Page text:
> time? Are the paybacks there? And do you feel you've exceeded your
> capabilities in Perl using Ruby?


I'd say Ruby is worth the journey. I never got really acquainted with
perl OO - which is a major nuisance IMHO. Also Perl has all sorts of
specialities, which make it fast but can lead to ugly surprises ("sort
works only with a restricted kind of block" is one of those exceptions).
Personally I stepped into the "did I dereferenciate often enugh" trap
often enough to slow me down. That might not be the case in your
situation as hardcore perl coder though.

> I perceive, from what I've read, that this could be the case. I see all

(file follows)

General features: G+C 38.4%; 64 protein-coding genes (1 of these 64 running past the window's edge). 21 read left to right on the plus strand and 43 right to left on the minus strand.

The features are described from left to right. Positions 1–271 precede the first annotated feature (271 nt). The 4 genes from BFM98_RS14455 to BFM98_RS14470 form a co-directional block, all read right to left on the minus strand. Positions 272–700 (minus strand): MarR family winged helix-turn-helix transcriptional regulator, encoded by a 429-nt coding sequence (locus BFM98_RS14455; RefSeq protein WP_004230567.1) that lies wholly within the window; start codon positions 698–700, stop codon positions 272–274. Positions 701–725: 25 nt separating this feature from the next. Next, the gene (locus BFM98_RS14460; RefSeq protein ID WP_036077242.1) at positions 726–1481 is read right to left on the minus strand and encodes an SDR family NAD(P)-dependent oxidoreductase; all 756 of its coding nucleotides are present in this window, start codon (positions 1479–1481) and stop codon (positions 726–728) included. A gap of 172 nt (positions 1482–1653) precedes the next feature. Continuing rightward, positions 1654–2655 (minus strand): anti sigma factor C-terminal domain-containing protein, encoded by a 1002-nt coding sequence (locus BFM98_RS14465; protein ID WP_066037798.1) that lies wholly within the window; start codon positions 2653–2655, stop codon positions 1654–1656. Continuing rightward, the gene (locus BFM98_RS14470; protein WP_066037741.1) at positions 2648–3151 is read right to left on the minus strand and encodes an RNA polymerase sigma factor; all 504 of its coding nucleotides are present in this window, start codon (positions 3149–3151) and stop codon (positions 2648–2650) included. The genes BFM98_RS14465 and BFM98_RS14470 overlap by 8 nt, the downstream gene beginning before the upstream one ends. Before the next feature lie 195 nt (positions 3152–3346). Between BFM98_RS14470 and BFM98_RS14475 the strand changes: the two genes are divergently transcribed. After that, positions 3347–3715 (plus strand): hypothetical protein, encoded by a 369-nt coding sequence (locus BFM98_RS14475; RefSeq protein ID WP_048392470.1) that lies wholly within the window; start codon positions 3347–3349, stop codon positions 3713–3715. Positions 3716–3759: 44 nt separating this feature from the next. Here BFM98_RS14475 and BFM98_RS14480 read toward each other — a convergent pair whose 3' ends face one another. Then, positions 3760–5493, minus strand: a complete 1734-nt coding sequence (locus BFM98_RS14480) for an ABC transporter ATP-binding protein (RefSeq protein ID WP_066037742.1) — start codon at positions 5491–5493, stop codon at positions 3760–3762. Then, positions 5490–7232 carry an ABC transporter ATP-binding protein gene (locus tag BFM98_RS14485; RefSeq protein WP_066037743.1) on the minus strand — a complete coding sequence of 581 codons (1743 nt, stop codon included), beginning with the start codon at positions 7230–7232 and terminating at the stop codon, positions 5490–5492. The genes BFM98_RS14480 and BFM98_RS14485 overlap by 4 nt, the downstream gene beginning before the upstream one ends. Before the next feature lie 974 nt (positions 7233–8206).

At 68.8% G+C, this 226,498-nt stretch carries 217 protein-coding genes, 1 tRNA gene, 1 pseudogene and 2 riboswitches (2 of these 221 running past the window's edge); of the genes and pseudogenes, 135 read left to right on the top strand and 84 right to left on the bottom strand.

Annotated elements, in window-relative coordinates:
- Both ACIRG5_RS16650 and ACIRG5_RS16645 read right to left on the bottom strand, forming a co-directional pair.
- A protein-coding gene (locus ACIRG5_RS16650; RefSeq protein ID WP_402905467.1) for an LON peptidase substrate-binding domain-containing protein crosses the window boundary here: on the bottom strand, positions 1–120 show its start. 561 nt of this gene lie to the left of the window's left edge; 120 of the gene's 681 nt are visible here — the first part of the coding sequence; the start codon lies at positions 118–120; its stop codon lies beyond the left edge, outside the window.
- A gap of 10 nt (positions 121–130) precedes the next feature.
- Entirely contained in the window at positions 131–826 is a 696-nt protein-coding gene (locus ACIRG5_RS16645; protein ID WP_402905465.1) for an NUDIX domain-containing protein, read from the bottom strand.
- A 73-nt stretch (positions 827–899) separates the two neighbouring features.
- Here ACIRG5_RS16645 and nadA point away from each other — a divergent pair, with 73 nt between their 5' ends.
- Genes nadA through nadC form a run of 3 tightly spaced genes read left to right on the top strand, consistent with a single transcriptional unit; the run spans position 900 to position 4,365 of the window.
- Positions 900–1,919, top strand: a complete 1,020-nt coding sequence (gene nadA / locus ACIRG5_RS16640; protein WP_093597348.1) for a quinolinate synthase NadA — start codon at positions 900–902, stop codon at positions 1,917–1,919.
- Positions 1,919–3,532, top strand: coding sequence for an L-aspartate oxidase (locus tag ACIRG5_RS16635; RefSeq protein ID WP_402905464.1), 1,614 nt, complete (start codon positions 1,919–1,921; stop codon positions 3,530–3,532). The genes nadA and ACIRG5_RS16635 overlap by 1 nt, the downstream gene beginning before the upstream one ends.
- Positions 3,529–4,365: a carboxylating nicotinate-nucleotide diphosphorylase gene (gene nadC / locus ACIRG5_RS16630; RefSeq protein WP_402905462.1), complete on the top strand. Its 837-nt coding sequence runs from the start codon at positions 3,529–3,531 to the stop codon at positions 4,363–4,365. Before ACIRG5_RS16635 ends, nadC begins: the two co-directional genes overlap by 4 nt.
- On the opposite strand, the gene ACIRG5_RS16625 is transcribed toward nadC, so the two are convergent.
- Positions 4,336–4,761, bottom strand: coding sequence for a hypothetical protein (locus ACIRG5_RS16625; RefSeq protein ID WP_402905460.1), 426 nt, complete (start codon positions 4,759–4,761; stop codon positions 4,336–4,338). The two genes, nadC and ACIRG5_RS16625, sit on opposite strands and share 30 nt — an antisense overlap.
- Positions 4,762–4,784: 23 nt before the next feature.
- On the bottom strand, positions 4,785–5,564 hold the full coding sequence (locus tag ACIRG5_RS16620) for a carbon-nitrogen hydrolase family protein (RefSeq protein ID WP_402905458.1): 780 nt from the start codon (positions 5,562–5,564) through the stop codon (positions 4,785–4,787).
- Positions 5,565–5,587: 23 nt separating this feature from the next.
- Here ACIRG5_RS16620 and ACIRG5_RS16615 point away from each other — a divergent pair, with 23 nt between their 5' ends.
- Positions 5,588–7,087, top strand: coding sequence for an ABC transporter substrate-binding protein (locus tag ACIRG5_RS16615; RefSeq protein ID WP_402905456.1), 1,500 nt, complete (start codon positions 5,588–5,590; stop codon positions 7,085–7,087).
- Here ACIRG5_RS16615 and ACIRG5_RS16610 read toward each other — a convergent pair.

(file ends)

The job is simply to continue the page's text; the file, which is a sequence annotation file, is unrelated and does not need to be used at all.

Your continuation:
> these "testimonials" that claim rapid development and this is inticing,
> yet at the same time, having done *some* Ruby coding, this is a little
> hard for me to believe because in my estimation, the paradigm in Ruby is
> entirely different than in just about any other procedural language and
> even from the OO aspects of Perl, C++ and Java. To me, the difference
> between Ruby and just about anything else (common) is the same as when,
> in the development world, many of us made the leap from procedural to
> OO. I think the gap between Ruby and most everything else is that big
> -- as well as the payoffs...?


I wouldn't claim that big difference: Ruby OO <-> Perl OO, yes of course -
perl OO is close to nonexistent. There is no unique way to create
instances etc, which makes it hard to work with IMHO. Ruby OO <->
Java/C++ OO, much closer but less hazardous (C++ multiple inheritance) and
more flexible (not only meta data inspection as in Java but also meta data